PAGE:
It is no valid objection that science as yet throws no light on the far higher problem of the essence or origin of life. Who can explain what is the essence of the attraction of gravity? No one now objects to following out the results consequent on this click here unknown element of attraction; notwithstanding that Leibnitz formerly accused Newton of introducing “occult qualities and miracles into philosophy”» (Peckham 1959:748). Darwin raised the issue again in 1868, when he published The Variation of Animals and Plants under Domestication. In this book he wrote «It is the consideration and explanation of such facts as these which has convinced me that the theory of descent with modification by means of natural selection is
in the main Selleck GS-7977 true. These facts have as yet received no explanation on the theory of independent Creations; they cannot be grouped together under one point of view, but each has to be considered as an ultimate fact. As the first origin of life on this earth, as well as the continued life of each individual, is at present
quite beyond the scope of science, I do not wish to lay much stress on the greater simplicity of the view of a few forms, or of only one form, having been Fosbretabulin originally created, instead of innumerable miraculous creations having been necessary at innumerable periods; though this more simple view accords well with Maupertuis’s philosophical axiom ‘of least action’» (Darwin 1868, Vol 1:12). Heterogenesis, Archebiosis and Spontaneous Generation: A Cautionary Note on Nomenclature Analysis of Darwin’s views on the origin of life and those of his contemporaries must take into account that during the 19th century the usage of the term “spontaneous generation” was open to different interpretations. As underlined by Farley (1977), Strick (2000) and Raulin-Cerceau (2004), debates on the existence or denial of spontaneous generation included a major distinction between two largely forgotten terms, i.e., heterogenesis and archebiosis. According to Henry Charlton Bastian, one of the most prominent characters during the Victorian origin-of-life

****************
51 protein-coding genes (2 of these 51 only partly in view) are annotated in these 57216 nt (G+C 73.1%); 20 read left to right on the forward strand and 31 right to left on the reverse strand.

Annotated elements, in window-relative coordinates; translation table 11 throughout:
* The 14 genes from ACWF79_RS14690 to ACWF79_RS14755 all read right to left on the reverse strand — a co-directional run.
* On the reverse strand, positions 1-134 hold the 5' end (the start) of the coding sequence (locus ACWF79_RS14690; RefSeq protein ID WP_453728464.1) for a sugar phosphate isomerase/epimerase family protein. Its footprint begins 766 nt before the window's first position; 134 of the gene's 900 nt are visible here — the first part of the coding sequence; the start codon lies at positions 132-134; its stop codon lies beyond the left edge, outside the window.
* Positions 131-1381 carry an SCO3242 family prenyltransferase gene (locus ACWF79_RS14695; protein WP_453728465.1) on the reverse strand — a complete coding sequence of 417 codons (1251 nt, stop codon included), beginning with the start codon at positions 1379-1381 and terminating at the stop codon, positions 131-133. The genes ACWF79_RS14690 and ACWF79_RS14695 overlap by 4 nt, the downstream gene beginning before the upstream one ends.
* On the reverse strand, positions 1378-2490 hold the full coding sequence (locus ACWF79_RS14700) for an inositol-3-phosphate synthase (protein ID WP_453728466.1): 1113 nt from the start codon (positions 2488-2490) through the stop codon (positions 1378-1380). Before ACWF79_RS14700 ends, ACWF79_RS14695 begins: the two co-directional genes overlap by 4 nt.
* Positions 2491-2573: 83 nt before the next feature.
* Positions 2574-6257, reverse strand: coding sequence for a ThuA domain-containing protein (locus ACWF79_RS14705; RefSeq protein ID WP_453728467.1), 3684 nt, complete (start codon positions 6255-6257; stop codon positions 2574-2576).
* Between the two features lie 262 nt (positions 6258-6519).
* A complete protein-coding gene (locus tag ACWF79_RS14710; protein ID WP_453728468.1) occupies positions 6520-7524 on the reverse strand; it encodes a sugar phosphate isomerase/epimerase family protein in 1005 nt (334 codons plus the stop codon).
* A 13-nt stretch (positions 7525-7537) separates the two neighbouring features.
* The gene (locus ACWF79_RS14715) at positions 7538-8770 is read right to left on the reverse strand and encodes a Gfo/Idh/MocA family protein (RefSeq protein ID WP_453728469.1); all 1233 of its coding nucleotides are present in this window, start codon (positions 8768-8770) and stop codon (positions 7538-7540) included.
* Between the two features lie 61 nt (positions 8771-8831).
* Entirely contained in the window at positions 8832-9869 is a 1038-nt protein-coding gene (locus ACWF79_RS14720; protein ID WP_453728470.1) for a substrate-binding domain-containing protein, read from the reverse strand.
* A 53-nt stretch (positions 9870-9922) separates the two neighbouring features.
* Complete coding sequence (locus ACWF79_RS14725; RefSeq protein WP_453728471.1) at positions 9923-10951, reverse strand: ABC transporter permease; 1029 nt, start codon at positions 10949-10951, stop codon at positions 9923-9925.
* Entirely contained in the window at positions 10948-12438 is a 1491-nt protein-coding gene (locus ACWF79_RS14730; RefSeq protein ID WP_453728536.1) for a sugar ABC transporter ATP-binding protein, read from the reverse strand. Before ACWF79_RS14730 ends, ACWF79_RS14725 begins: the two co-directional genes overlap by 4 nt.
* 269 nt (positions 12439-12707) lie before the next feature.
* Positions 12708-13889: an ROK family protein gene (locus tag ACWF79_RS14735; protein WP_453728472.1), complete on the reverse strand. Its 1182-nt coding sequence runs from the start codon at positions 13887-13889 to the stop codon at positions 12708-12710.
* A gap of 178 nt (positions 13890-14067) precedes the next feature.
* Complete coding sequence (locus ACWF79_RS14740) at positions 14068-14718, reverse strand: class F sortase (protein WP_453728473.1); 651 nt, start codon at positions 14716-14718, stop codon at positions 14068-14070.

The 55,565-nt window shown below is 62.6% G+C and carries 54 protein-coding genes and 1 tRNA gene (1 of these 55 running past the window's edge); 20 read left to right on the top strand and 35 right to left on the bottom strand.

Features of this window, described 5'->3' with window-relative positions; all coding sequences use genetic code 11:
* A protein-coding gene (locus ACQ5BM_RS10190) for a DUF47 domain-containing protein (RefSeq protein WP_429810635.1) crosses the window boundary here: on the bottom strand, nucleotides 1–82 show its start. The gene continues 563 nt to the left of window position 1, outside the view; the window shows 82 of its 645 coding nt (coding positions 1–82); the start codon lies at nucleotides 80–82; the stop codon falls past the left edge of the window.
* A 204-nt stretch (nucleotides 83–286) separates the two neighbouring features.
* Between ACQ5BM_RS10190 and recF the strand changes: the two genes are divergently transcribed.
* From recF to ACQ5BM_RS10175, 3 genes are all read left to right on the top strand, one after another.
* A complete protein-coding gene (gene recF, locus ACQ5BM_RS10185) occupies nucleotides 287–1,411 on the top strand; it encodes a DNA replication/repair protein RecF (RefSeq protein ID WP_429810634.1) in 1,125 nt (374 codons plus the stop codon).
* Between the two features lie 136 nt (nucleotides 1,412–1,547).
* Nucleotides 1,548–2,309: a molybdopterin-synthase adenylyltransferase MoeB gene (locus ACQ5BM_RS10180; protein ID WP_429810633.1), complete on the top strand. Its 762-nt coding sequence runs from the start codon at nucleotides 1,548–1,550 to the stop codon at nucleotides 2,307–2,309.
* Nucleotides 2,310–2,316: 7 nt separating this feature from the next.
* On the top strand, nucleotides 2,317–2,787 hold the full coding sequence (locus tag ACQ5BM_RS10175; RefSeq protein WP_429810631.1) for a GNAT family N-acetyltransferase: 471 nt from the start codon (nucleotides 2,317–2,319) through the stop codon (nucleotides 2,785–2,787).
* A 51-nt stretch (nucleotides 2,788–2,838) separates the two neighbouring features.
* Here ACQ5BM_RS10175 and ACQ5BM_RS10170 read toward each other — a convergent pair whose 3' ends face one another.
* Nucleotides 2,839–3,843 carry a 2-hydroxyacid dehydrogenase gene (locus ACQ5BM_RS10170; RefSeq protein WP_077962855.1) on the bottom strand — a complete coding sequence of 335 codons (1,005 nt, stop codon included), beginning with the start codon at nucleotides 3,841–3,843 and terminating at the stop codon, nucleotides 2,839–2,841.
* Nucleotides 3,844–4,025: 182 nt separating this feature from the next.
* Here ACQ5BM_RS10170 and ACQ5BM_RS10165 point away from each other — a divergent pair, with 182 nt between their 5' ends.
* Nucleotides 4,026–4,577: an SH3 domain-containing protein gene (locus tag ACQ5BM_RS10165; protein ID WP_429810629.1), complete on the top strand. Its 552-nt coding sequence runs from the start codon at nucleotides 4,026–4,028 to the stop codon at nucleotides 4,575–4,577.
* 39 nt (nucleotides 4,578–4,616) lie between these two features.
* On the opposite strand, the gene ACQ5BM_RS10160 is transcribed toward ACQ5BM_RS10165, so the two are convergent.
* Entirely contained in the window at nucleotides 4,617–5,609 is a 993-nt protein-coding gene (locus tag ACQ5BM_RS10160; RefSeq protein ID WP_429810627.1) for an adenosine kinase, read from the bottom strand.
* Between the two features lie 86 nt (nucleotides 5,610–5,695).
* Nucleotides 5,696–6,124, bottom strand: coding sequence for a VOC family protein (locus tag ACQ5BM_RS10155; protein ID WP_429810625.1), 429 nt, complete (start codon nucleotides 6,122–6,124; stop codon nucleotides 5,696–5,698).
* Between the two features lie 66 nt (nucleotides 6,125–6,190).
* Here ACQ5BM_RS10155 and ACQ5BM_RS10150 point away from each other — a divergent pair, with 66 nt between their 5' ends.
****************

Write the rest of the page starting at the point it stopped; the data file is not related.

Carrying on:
Carbachol debates, archebiosis refers to the “origin of living things from not-living materials” whereas heterogenesis was “the possibility of living things arising by previously unknown methods from the matter of pre-existing living things”, which could be decaying or not (Bastian 1907; Strick 2000). Darwin read critically Bastian’s 1872 book The Beginnings of Life. Although he was not convinced in full, he did accept the possibility of a natural origin of life from non-living matter, and wrote to Wallace [Letter 8488] (Strick 2000), «My Dear Wallace,—I have at last finished the gigantic job of reading Dr. Bastian’s book and have been deeply interested by it. You wished to hear my impression, but it is not worth sending. He seems to me an extremely able man, as, indeed, I thought when I read his first essay.